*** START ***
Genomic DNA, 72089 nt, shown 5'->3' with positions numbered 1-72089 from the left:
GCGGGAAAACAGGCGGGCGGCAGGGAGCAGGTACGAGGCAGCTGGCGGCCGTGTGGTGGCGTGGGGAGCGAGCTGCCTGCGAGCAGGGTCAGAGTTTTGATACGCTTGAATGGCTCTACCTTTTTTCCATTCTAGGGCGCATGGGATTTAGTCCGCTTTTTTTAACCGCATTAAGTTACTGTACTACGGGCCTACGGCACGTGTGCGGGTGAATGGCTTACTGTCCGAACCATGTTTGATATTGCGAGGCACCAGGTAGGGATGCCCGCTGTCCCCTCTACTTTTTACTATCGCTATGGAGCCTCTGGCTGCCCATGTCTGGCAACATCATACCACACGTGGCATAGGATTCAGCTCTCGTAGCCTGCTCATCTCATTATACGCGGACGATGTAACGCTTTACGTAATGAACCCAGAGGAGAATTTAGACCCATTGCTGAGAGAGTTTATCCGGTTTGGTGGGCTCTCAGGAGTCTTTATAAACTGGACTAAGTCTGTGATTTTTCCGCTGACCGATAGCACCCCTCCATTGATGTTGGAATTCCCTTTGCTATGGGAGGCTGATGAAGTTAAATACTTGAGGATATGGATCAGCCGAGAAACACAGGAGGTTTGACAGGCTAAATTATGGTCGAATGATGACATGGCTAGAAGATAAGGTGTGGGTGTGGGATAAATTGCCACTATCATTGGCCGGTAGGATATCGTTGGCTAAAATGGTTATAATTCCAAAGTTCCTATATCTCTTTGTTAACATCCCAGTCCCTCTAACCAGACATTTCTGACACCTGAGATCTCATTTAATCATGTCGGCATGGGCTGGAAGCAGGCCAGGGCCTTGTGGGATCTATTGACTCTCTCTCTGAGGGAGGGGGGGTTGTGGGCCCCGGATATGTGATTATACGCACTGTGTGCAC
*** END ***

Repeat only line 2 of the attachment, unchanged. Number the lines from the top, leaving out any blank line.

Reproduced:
GCGGGAAAACAGGCGGGCGGCAGGGAGCAGGTACGAGGCAGCTGGCGGCCGTGTGGTGGCGTGGGGAGCGAGCTGCCTGCGAGCAGGGTCAGAGTTTTGATACGCTTGAATGGCTCTACCTTTTTTCCATTCTAGGGCGCATGGGATTTAGTCCGCTTTTTTTAACCGCATTAAGTTACTGTACTACGGGCCTACGGCACGTGTGCGGGTGAATGGCTTACTGTCCGAACCATGTTTGATATTGCGAGGCACCAGGTAGGGATGCCCGCTGTCCCCTCTACTTTTTACTATCGCTATGGAGCCTCTGGCTGCCCATGTCTGGCAACATCATACCACACGTGGCATAGGATTCAGCTCTCGTAGCCTGCTCATCTCATTATACGCGGACGATGTAACGCTTTACGTAATGAACCCAGAGGAGAATTTAGACCCATTGCTGAGAGAGTTTATCCGGTTTGGTGGGCTCTCAGGAGTCTTTATAAACTGGACTAAGTCTGTGATTTTTCCGCTGACCGATAGCACCCCTCCATTGATGTTGGAATTCCCTTTGCTATGGGAGGCTGATGAAGTTAAATACTTGAGGATATGGATCAGCCGAGAAACACAGGAGGTTTGACAGGCTAAATTATGGTCGAATGATGACATGGCTAGAAGATAAGGTGTGGGTGTGGGATAAATTGCCACTATCATTGGCCGGTAGGATATCGTTGGCTAAAATGGTTATAATTCCAAAGTTCCTATATCTCTTTGTTAACATCCCAGTCCCTCTAACCAGACATTTCTGACACCTGAGATCTCATTTAATCATGTCGGCATGGGCTGGAAGCAGGCCAGGGCCTTGTGGGATCTATTGACTCTCTCTCTGAGGGAGGGGGGGTTGTGGGCCCCGGATATGTGATTATACGCACTGTGTGCAC